1.11.4 • Public • Published


Current Version

node Build Status codecov

Verify the @flow, @flow strict, @flow strict-local and @flow weak annotations in your javascript files.

Install with Yarn or NPM to include in your project:

yarn add --dev flow-annotation-check
# or 
npm install --save-dev flow-annotation-check

or use npx to easily run the cli commands:

npx flow-annotation-check ~/path/to/project

As a library

Once installed you can import flow-annotation-check into your own module and have the checker return a list of files for you to further process.

import {genSummarizedReport, genCheckFlowStatus, genValidate} from 'flow-annotation-check';

The most useful public methods are:

  • genSummarizedReport(folder: string, config: Config): Promise<Report>
  • genCheckFlowStatus(flowPath: string, filePath: string): Promise<FlowStatus>

The types involved are:

type Glob = string; // See https://github.com/isaacs/node-glob
type Config = {
  include: Array<Glob>,
  exclude: Array<Glob>,
  absolute: boolean,
type FlowStatus = 'flow' | 'flow strict' | 'flow strict-local' | 'flow weak' | 'no flow';
type Report = {
  summary: {
    flow: number,
    flowstrict: number,
    flowstrictlocal: number,
    flowweak: number,
    noflow: number,
    total: number,
  files: Array<{
    file: string,
    status: FlowStatus,

genSummarizedReport(folder, config)

If you want to check a whole project at once, then call genSummarizedReport. You can pass in the root folder, like ~/my-project/src and then a configuration object with some glob strings to find your files. genSummarizedReport will return a Promise that will resolve when all matching files have had their flow-status discovered.

This is a convenience method to make working with globs and mapping over genCheckFlowStatus easier. Each file is tested serially in order to avoid setting really long timeouts that lock up the flow server.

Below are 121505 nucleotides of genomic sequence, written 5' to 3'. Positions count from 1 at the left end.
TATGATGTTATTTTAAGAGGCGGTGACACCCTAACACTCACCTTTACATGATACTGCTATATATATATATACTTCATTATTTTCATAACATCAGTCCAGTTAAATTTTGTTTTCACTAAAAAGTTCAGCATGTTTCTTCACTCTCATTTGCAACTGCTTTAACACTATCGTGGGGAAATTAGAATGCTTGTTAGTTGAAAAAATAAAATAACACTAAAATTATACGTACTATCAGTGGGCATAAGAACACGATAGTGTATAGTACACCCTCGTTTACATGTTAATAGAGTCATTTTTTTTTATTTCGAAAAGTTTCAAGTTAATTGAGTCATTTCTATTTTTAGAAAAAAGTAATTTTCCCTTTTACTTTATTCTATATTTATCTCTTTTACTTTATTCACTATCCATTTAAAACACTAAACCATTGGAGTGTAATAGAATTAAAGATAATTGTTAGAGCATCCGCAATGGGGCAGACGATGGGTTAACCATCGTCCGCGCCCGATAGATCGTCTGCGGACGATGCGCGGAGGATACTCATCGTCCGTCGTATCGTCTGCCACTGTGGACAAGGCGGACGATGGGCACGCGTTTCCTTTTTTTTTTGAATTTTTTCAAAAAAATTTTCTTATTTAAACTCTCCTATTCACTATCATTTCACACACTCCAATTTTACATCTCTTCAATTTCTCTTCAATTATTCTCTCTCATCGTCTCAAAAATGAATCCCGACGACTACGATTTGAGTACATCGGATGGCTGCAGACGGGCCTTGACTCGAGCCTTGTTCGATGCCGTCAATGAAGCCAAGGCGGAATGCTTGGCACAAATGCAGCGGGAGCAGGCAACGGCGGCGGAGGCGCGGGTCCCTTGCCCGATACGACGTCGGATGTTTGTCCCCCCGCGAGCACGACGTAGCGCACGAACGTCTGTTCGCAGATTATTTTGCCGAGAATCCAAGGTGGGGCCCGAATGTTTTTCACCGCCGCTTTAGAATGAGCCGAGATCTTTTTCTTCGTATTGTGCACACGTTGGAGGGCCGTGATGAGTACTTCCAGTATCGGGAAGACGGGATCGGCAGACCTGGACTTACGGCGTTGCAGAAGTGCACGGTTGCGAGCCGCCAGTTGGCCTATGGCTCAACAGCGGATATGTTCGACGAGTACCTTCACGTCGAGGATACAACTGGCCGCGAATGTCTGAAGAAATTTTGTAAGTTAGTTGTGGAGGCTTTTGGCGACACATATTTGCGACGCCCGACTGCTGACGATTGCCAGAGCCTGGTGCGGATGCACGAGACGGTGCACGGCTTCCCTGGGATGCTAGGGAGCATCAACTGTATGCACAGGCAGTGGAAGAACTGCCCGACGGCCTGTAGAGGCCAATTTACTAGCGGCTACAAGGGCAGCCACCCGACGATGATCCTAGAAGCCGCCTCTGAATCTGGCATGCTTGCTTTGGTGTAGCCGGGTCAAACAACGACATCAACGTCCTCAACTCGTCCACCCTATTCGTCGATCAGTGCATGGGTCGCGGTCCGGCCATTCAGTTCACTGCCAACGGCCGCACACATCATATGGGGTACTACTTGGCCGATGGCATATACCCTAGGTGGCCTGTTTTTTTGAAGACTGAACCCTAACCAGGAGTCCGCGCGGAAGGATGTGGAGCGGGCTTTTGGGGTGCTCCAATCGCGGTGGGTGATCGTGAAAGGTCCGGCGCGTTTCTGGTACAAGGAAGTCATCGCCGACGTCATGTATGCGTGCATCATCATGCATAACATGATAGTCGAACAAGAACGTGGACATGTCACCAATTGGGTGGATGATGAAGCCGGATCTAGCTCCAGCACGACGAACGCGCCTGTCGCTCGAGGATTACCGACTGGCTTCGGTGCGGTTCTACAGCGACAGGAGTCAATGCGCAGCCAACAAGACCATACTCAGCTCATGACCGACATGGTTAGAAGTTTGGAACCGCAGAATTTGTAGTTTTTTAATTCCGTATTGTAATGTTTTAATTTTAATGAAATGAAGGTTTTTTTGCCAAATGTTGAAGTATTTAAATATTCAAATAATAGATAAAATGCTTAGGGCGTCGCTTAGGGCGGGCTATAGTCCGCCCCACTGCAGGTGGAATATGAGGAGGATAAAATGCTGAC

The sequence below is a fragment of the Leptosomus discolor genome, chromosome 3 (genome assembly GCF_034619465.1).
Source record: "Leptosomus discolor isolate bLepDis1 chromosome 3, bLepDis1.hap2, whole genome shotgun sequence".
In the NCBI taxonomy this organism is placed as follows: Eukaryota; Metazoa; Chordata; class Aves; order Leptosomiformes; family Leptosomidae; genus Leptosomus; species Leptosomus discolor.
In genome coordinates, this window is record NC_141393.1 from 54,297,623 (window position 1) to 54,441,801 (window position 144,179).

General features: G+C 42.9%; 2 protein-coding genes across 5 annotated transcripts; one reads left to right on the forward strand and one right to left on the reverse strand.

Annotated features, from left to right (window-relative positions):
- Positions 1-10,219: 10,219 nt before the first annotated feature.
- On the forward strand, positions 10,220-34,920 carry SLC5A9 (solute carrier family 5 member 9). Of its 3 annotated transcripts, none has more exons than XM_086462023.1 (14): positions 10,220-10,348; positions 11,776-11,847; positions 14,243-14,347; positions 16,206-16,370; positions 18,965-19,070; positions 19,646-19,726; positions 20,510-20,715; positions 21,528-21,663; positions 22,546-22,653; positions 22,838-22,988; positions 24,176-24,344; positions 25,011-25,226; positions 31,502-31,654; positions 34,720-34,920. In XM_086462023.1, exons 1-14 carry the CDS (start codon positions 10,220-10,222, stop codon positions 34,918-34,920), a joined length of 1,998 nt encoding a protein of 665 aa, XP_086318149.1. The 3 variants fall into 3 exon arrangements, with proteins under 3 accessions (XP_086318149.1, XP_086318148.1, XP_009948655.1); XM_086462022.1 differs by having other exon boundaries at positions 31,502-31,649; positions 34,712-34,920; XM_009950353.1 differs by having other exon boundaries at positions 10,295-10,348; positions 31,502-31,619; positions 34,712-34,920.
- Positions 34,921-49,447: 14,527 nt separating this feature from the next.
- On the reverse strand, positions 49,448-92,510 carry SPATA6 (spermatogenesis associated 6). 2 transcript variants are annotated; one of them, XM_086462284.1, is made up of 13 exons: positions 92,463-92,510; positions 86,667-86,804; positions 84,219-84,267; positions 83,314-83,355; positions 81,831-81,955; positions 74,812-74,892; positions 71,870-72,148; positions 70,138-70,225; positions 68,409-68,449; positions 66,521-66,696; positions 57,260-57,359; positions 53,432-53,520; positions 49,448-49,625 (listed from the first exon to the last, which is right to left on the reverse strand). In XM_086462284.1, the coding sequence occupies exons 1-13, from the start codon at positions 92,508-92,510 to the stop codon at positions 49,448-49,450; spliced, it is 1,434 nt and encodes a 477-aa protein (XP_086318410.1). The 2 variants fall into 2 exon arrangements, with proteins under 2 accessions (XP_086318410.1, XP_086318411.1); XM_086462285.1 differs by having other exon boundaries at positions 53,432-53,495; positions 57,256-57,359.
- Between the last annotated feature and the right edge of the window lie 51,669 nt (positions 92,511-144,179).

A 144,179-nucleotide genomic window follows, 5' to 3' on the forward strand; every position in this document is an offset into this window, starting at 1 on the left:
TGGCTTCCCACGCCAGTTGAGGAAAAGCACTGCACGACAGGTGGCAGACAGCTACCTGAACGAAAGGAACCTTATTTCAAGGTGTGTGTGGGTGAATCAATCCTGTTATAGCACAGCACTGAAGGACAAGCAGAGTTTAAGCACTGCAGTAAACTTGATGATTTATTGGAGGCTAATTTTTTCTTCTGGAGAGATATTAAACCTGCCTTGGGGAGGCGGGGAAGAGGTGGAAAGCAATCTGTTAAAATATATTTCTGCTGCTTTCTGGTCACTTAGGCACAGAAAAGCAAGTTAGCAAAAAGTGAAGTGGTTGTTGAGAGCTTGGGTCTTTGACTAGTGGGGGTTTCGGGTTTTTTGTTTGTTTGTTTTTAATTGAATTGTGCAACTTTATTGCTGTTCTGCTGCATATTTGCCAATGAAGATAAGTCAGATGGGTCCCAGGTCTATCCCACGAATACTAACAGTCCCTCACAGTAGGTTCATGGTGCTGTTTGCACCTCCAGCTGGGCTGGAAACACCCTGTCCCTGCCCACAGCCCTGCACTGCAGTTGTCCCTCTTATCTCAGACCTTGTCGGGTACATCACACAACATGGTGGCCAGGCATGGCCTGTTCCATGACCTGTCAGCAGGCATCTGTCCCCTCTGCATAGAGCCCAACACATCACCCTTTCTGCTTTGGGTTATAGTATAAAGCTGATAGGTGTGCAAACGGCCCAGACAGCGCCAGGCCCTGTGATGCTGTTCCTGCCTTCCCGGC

import {genSummarizedReport} from 'flow-annotation-check';
    include: ['**/*.js'],
    exclude: ['**/*.coffee'],
    absolute: true,
).then((report) => {
  report.files.forEach((entry) => {
    console.log(entry.status + "\t" + entry.file);

genCheckFlowStatus(flowPath, filePath)

If you're checking one file at a time then go ahead and call genCheckFlowStatus directly. This takes a string that will be passed directly into the flow binary you specify. If flow is installed in your project, or on your system path then pass 'flow' as the first argument.

import {genCheckFlowStatus} from 'flow-annotation-check';
const file = '~/path/to/project/src/main.js';
genCheckFlowStatus('flow', file).then((status) => {
  console.log(`The status of ${file} is ${status}`);


You can use npx to run flow-annotation-check against your codebase in the terminal. It's as simple as:

$ npx flow-annotation-check ~/path/to/project

With the default flags typed out it looks like:

$ npx flow-annotation-check \
  --level=flow \
  --flow-path flow \
  --output text \
  --list-files all \
  --include "**/*.js" \
  --exclude "+(node_modules|build|flow-typed)/**/*.js" \

Or, save your configuration inside package.json file under the flow-annotation-check field. The defaults look like this:

  "devDependencies": {
    "flow-annotation-check": "^1.0.0"
  "flow-annotation-check": {
    "absolute": false,
    "level": "flow",
    "flow_path": "flow",
    "output": "text",
    "list_files": "all",
    "include": [ "**/*.js" ],
    "exclude": [ "+(node_modules|build|flow-typed)/**/*.js" ],
    "root": "."

CLI flags, if included, will override package.json settings. Anything not specified as a CLI flag or inside package.json will use the default value.

The common settings to use are:

  • -i, --include Glob for files to include. Can be set multiple times.
  • -x, --exclude Glob for files to exclude. Can be set multiple times.
  • -a, --absolute Report absolute path names. The default is to report only filenames.
  • -o, --output Choose from either text, csv, junit, json or html format.